If citizens are talking about Bangladesh's independence, if they are talking about the pro-democracy movement in 1969, if they are talking about the protest against misrule during post-independence, surely they are talking about career politician Shahjahan Siraj.
Once a fiery student leader of the mid-1960s has changed political hats, changed political allegiance, but maintained his political clout.
In post-independence, I met him in 1973 at Dainik Gonokantha newspaper office in Wari, in the old Dhaka. The newspaper was founded by Jatiya Samajtantrik Dal (JSD), an opposition party. The only daily newspaper in Bangladesh was sold at a double price at the newsstand.
In later months he remembered me very well, possibly for asking curious questions. At Gonokontha office I also introduced to JSD stalwarts Serajul Alam Khan, ASM Abdur Rab, Kazi Aref Ahmed, Monirul Islam, Hasanul Haque Inu, Sharif Nurul Ambia and host of other student leaders.
His chequered political career led him to win five general elections to parliament from Kalihati, Tangail. After winning the 2001 parliamentary elections, he was made Minister of Environment and Forest (10 October 2001 - 6 May 2004) in the cabinet of the pro-Islamist regime of Khaleda Zia.
During his tenure as the environment minister, the production and use of plastic shopping bags were banned in Bangladesh, polluting two-stroke three-wheeler taxis were withdrawn from the road, and tree plantation turned into a social movement.
The politician accepted a challenge to contribute to an environmental cause. At that moment the minister was approached by Hossain Shahriar, an environment journalist who is also executive director of the Environment and Social Development Organisation (ESDO).
Meanwhile, the capital Dhaka suffered from water-logging in the monsoon season. The newspaper blamed tons of discarded plastic bags dumped indiscriminately has clogged the city drains and unable to remove the rainwater quickly.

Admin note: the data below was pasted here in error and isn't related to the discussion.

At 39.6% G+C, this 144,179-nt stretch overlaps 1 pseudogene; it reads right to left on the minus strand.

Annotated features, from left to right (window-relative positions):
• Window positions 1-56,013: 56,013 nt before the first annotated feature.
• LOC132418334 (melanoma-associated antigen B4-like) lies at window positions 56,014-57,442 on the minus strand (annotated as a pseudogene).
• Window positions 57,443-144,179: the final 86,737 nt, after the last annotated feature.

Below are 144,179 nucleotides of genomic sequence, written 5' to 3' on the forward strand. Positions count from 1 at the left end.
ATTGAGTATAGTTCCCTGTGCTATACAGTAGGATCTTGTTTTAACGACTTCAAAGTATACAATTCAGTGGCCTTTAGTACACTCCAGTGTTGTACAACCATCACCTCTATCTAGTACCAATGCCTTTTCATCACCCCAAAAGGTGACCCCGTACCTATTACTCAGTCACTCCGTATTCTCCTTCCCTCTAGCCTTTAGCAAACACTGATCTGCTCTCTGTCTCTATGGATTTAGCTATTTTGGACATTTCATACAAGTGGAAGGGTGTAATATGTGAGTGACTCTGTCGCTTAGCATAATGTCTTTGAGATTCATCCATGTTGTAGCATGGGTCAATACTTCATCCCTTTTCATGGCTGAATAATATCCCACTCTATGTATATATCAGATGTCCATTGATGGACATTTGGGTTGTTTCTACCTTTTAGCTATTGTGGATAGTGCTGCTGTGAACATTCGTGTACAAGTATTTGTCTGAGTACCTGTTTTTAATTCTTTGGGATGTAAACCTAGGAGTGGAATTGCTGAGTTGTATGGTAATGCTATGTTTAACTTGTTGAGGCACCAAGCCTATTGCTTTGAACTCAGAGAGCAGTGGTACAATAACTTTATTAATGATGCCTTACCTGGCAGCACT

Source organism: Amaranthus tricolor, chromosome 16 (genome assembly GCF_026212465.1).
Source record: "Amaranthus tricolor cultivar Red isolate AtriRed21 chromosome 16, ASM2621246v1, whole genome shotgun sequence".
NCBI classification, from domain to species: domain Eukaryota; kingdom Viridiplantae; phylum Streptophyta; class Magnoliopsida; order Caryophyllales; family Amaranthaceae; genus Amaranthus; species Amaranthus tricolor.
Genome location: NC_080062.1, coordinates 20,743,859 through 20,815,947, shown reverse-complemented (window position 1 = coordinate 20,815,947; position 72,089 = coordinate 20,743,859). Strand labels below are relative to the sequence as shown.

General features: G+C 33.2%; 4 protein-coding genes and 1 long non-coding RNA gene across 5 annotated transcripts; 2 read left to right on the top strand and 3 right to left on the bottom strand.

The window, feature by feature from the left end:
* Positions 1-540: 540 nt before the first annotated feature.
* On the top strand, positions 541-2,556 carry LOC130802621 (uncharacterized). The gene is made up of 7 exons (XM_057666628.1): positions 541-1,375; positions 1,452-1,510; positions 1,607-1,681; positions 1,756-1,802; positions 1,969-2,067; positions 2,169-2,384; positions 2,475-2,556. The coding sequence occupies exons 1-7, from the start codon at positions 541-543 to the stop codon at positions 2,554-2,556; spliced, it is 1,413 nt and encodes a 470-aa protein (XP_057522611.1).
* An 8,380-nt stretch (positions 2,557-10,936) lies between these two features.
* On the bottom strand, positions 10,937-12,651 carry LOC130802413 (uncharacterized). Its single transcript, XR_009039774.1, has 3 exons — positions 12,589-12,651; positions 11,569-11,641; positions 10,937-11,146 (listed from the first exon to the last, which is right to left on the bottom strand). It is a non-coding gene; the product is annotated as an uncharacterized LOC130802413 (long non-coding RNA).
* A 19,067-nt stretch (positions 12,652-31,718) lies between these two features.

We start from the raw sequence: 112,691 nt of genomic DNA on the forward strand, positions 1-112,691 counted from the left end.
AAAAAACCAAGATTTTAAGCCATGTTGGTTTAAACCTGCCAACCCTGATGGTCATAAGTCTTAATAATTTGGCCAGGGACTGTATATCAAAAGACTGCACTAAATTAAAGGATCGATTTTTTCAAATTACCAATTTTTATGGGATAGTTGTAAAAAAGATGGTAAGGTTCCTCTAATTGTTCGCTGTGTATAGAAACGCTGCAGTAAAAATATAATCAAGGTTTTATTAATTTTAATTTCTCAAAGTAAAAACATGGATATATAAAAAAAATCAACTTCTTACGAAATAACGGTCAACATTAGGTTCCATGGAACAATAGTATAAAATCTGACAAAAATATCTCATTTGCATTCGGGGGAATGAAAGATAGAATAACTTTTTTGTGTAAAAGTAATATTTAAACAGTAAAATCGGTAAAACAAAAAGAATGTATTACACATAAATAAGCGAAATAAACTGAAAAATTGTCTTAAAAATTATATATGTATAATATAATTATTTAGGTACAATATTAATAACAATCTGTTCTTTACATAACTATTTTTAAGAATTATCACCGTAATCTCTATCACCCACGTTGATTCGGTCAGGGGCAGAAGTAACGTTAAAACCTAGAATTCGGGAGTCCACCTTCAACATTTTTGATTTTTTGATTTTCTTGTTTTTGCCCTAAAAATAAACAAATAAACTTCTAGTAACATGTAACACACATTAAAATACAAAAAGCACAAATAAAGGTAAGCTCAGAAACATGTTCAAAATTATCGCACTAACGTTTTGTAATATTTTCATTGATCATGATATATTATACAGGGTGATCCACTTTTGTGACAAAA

Environmental groups say the millions of polythene bags, food packages disposed of every day are blocking drainage systems in cities, posing a serious environmental hazard.
The eminent politician and a journalist concluded that plastic bag production, sale, and use have to be axed to save the people from a health problem.
Together they developed a long-term plan to ban plastic shopping bags, commonly known as polythene bags.
Environmental campaign activists argue that, without tougher environmental legislation, it will be very difficult for the government to attain any success in its fight against plastic bags.
The non-degradable shopping bags were introduced into Bangladesh nearly four decades ago, quickly replacing jute bags and paper bags (known as tonga) produced from recycling paper.
The production of the plastic bag has thrown out tens of thousands of self-employed workers producing paper bags, recycled bags from heavy packaging materials, and also traditional bags made from jute, the golden fibre.
Environment Minister Shahjahan Siraj explained that the decision to ban plastic bags has been finalised to save the metropolis from an imminent environmental disaster.
Researchers found that plastic bags in agricultural lands have reduced fertility in the soil, raising concerns about farm produce.
They also posed a serious threat to human health, especially to people involved in the production and recycling of polythene.
Industry leaders debated that the dangers were exaggerated, though they admitted the plastic bags were the main cause of water-logging.
Minister Shahjahan Siraj dismisses the industry leaders' claim, saying the losses would be temporary. He stated: "We will be able to employ far more people through reviving the declining jute industry, producing environment-friendly jute bags."
The minister while pushing the giant ball up the hills was warned of the repercussions from the trade bodies. Simultaneously the Commerce Ministry, Industries Ministry, and hosts of lawmakers stood against Shahjahan Siraj's initiative.
Journalist Hossain Shahriar along with a team of bureaucrats selected by Shahjahan Siraj after months of hard labour, finally placed a draft law to ban the plastic bag in the parliament.
The use and production of plastic bags continued unabated under the Bangladesh Environment Conservation Act 1995.
The enactment of the 2020 law ensures a complete ban on the production, import, marketing, sales, display, storing, distribution, transportation, and use of polythene of less than 55-micron thickness for business purposes.
The enforcement of the complete ban on the sale and use of plastic bags in the Dhaka, the consumers were getting used to alternative shopping bags instead of plastic bags.
All shopping malls, grocery chain stores, superstores, clothing stores, bookstores do not give plastic bags as such violations invite hefty penalty and imprisonment.
The new consumerism culture is a major shift from plastic bags to alternative biodegradable low-cost bags is visible.
Thus Bangladesh became the first country in the world to implement a ban on plastic bags and many other countries begin to follow suit.
Shahjahan Siraj died at the age of 77 after prolonged cancer ailments on 14 July 2020.
Saleem Samad, is an independent journalist, media rights defender, recipient of Ashoka Fellowship and Hellman-Hammett Award.
Email: [email protected]
; Twitter @saleemsamad.